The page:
Giving a Talk:

Delivering Your Presentation

[A Figure with Complicated Equations]
Avoid trying to dazzle your audience with impressive looking equations or complicated lines of reasoning.

Tell'em what you're going say...

An effective way to emphasize the take-away message is to repeat it several times during your talk---without seeming repetitious, of course. This can be accomplished by presenting an outline of your talk at the beginning. After presenting the arguments that support your take-away message, you can recap these points at the end of your talk.
     A typical outline for a talk looks like this:

  • Introduction

  • Point 1

  • Point 2

  • Point 3

  • Conclusions

where points 1-3 represent the take-away message. Some speakers like to return to the outline slide after each point is covered, to show the logical progression through the talk.
     The outline almost invariably contains some type of introduction as the first point. Whether the audience is a group of experts in the field or a group of novices, all audiences require some type of introduction to your topic. Such an introduction will attempt to place the subject of the talk into a wider context; it will also sometimes review some of the background material (e.g., history, terminology, and notation) needed to understand the talk. For an audience of non-specialists, the introduction may take up as much as half the time of the talk. Always start with what you know the audience knows, to make them comfortable at the beginning.
     The points of the outline should be organized in logical fashion, so that point 2 follows logically from point 1, point 3 from point 2, and so forth. Try to plan the talk with an easy-to-follow storyline. To catch audience attention, you can feed them interesting tidbits to be explained later in the talk.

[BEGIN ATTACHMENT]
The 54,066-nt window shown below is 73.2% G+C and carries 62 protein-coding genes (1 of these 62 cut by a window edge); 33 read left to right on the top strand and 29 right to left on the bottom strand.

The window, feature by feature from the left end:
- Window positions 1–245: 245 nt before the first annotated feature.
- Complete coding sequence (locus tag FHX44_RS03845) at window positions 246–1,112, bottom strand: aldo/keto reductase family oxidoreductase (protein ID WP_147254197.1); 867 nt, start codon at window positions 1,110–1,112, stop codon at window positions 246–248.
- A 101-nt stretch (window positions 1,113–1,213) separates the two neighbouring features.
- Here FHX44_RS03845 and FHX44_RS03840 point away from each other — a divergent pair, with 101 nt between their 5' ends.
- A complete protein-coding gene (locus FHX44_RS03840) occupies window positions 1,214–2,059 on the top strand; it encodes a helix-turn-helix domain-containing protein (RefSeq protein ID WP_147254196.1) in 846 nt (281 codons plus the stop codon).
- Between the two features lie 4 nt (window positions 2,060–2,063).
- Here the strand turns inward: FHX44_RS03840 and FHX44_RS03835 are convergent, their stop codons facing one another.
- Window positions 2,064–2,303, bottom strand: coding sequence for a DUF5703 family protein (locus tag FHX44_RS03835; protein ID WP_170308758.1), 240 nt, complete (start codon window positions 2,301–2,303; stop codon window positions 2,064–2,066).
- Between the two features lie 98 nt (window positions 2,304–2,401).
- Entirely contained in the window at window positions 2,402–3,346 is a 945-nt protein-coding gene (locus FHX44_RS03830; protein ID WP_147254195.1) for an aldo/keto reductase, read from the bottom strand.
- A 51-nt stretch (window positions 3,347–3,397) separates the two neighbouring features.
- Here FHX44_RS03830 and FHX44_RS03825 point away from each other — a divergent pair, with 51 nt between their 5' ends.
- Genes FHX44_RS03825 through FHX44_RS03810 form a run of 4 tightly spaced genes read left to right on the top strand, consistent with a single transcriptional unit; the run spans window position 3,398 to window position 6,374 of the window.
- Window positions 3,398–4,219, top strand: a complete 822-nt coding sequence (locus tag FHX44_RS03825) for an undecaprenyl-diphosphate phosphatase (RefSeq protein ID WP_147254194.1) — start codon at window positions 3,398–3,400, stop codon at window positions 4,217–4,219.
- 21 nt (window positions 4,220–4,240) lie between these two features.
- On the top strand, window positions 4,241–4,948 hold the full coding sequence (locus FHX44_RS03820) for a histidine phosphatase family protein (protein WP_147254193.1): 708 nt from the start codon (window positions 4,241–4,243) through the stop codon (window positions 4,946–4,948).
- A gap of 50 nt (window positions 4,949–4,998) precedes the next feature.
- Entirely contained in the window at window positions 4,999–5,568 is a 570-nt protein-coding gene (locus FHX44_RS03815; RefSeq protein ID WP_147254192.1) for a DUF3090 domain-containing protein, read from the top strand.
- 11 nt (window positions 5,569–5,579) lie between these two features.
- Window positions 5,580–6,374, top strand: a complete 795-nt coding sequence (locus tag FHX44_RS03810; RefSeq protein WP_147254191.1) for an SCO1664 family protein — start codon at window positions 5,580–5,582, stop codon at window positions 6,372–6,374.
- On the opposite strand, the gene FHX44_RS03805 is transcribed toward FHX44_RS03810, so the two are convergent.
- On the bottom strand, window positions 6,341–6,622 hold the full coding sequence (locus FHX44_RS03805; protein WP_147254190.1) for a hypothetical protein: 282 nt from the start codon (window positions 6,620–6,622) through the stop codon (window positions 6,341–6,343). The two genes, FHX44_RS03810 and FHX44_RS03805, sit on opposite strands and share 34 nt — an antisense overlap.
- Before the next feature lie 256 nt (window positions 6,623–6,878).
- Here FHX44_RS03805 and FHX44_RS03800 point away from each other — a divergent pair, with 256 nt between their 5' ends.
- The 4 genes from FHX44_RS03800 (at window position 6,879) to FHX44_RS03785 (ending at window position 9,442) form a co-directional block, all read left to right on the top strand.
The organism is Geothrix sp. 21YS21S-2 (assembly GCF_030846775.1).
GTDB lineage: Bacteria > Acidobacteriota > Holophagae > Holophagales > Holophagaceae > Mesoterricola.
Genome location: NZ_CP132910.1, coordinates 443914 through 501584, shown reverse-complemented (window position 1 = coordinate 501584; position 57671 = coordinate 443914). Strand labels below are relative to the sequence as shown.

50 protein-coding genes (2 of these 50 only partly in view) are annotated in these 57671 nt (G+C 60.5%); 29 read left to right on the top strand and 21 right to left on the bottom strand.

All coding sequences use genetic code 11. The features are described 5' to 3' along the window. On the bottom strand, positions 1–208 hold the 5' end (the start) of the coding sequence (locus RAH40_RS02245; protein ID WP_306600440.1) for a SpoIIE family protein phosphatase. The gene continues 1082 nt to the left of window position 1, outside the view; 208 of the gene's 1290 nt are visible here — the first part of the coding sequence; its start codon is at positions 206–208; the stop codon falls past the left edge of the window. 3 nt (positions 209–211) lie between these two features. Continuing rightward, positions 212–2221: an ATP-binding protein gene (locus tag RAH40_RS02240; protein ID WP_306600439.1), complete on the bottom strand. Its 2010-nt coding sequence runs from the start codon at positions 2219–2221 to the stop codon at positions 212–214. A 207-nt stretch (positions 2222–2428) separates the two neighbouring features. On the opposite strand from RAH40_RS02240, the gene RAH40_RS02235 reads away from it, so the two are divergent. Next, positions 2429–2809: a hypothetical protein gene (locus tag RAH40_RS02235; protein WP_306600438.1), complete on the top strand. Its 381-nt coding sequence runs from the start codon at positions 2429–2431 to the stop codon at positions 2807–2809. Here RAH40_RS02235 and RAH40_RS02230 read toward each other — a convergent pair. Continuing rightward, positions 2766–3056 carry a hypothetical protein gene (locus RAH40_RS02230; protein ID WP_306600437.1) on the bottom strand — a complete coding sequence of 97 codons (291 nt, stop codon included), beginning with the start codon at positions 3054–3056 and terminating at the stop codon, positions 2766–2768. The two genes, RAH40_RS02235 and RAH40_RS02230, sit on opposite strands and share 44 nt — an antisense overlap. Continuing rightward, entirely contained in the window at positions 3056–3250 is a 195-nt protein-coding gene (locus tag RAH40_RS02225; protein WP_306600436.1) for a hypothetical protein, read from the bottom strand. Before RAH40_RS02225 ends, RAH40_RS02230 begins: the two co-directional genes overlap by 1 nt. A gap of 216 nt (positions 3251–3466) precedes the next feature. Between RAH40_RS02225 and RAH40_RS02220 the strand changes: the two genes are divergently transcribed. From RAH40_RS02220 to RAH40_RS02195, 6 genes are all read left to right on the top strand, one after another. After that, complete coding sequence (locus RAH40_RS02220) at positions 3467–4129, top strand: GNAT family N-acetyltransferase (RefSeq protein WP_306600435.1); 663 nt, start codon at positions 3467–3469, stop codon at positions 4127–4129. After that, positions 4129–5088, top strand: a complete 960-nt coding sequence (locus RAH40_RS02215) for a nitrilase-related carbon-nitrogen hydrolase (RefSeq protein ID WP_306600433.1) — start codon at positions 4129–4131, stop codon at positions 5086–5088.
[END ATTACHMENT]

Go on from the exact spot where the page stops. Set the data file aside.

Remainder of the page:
Avoid trying to dazzle your audience with impressive looking equations or complicated lines of reasoning. Your aim should be to educate, not to impress. Even the most seasoned expert in the field will not be impressed by an unintelligible, overly detailed presentation.

Say it...

Once you have placed the subject of your talk into the proper context and have reviewed the necessary background material, it is time to convey the essence of each of the points in your take-away message in an effective manner. This is where you will spend most time, but it may not be the part that the audience will remember most.
     Follow your outline. Present, in the simplest way possible, the arguments that support each point in your outline. A useful rule of thumb is to use a new slide for the presentation of each new idea, or argument. More on this later.

Tell'em what you've said.

At the end of your presentation, it is a good idea to recap the take-away message. The usual way to do this is to provide a summary slide, with the take-away message shown in point form. This summary will usually conclude your presentation, except in the case of thesis presentations, where it is typical to provide some suggestions for further work. If appropriate, you can invite the audience to ask questions at this point.

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Frank R. Kschischang, September 4, 1995,